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Fluoroscopy

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IAEA Standard syllabus course on Radiation Protection in diagnostic and interventionnal radiology – PowerPoint PPT presentation

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Title: Fluoroscopy


1
Fluoroscopy
2
Fluoroscopy system
3
Different fluoroscopy systems
  • Remote control systems
  • Not requiring the presence of medical specialists
    inside the X-ray room
  • Mobile C-arms
  • Mostly used in surgical theatres.

4
Different fluoroscopy systems
  • Interventional radiology systems
  • Requiring specific safety considerations.
  • Interventionalists can be near the patient
    during the procedure.
  • Multipurpose fluoroscopy systems
  • They can be used as a remote control system or as
    a system to perform simple interventional
    procedures

5
Topic 2 Image Intensifier component and
parameters
6
Electrode E1
Input Screen
Electrode E2
Electrode E3
Electrons Path
Output Screen
Photocathode

7
Image intensifier systems
8
Image intensifier component
  • Input screen conversion of incident X-rays into
    light photons (CsI)
  • 1 X-ray photon creates ? 3,000 light photons
  • Photocathode conversion of light photons into
    electrons
  • only 10 to 20 of light photons are converted
    into photoelectrons
  • Electrodes focalization of electrons onto the
    output screen
  • electrodes provide the electronic magnification
  • Output screen conversion of accelerated
    electrons into light photons

9
Image intensifier parameters (I)
  • Conversion coefficient (Gx) the ratio of the
    output screen brightness to the input screen dose
    rate cd.m-2?Gys-1
  • Gx depends on the quality of the incident beam
    (IEC publication 573 recommends HVL of 7 ? 0.2 mm
    Al)
  • Gx is directly proportional to
  • the applied tube potential
  • the diameter (?) of the input screen
  • input screen of 22 cm ? Gx 200
  • input screen of 16 cm ? Gx 200 x (16/22)2 105
  • input screen of 11 cm ? Gx 200 x (11/22)2 50

10
Image intensifier parameters (II)
  • Brightness Uniformity the input screen
    brightness may vary from the center of the I.I.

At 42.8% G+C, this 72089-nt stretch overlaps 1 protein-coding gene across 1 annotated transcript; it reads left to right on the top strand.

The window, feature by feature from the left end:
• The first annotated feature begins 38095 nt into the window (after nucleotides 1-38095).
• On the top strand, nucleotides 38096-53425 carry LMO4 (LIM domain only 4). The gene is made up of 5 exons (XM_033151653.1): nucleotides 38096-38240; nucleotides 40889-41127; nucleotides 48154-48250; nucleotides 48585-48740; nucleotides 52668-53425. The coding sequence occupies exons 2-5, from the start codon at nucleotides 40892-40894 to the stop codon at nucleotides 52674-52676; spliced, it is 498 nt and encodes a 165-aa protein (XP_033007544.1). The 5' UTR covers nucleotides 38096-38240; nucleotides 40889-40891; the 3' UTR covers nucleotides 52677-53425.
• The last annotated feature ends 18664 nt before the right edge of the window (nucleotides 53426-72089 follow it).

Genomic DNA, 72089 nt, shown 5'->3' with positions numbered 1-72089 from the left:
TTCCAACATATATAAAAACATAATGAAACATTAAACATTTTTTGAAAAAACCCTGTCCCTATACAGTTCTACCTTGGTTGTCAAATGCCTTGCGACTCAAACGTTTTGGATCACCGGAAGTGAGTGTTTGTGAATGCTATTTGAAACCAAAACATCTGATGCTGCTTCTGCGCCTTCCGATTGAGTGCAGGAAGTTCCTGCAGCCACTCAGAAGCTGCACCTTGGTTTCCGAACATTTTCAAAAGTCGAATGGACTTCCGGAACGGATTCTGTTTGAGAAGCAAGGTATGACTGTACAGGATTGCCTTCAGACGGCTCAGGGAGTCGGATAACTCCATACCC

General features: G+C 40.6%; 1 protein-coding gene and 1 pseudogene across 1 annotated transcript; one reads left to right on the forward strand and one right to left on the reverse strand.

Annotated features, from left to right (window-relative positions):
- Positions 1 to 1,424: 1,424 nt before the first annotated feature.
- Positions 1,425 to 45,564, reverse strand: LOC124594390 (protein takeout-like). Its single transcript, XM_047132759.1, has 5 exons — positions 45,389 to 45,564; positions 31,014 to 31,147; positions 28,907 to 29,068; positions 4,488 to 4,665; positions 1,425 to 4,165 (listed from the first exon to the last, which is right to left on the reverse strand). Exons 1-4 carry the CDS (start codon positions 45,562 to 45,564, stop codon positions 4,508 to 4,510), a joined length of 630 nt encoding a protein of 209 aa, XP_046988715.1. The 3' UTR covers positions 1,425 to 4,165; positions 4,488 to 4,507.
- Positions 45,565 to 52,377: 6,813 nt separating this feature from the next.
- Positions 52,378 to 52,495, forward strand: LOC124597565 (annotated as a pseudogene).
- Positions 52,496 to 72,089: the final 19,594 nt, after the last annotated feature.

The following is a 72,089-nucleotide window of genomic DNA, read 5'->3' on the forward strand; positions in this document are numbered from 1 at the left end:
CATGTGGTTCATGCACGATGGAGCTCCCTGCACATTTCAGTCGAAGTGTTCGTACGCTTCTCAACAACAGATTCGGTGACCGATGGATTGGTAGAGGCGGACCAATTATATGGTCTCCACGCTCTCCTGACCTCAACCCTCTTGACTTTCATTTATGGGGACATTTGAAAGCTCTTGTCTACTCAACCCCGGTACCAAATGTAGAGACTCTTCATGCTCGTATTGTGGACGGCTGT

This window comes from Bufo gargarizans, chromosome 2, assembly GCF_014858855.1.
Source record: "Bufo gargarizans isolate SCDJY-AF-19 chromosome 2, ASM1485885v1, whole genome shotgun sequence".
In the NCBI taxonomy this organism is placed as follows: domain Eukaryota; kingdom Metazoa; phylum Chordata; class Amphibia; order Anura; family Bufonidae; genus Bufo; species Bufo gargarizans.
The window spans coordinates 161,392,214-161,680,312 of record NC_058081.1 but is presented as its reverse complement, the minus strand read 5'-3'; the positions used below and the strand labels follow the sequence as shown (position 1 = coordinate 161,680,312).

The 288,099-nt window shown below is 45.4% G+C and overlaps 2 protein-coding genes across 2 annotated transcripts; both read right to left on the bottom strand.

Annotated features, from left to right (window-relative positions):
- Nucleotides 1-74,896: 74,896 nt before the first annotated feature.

to the periphery
  • Uniformity (Brightness(c) - Brightness(p)) x
    100 / Brightness(c)
  • Geometrical distortion all x-ray image
    intensifiers exhibit some degree of pincushion
    distortion. This is usually caused by either
    magnetic contamination of the image tube or the
    installation of the intensifier in a strong
    magnetic environment.

11
Image distortion
12
Image intensifier parameters (III)
  • Spatial resolution limit the value of the
    highest spatial frequency that can be visually
    detected
  • it provides a sensitive measure of the state of
    focusing of a system
  • it is quoted by manufacturer
  • it can be measured optically
  • it correlates well with the high frequency limit
    of the Modulation Transfer Function (MTF)
  • it can be assessed by the Hüttner resolution
    pattern

13
Line pair gauges
14
Line pair gauges GOOD RESOLUTION POOR
RESOLUTION
15
Image intensifier parameters (IV)
  • Overall image quality
  • threshold contrast-detail detection
  • X-ray, electrons and light scatter process in an
    I.I. can result in a significant loss of contrast
    of radiological detail.
  • The degree of contrast is effected by the design
    of the image tube and coupling optics.
  • Spurious sources of contrast loss are
  • accumulation of dust and dirt on the various
    optical surfaces
  • reduction in the quality of the vacuum
  • aging process (destruction of phosphor screen)
  • Sources of noise are
  • X-ray quantum mottle
  • photo-conversion processes

16
Image intensifier parameters (V)
  • Overall image quality can be assessed using
  • A contrast-detail detectability test object
    (array of disc-shaped metal details which gives a
    range of diameters and X-ray transmission
  • Sources of image degradation such as contrast
    loss, noise and unsharpness limit the number of
    details that are visible.
  • Image quality can be detected as a reduction in
    the number of low contrast and/or small details.

17
Overall image quality
18
  • Topic 3 Image Intensifier and TV system

19
Image intensifier - TV system
  • Output screen image can be transferred to
    different optical displaying systems
  • conventional TV
  • Generating a full frame of 525 lines (in USA)
  • 625 lines and 25 full frames/s up to 1000 lines
    (in Europe)
  • interlaced mode is used to prevent flickering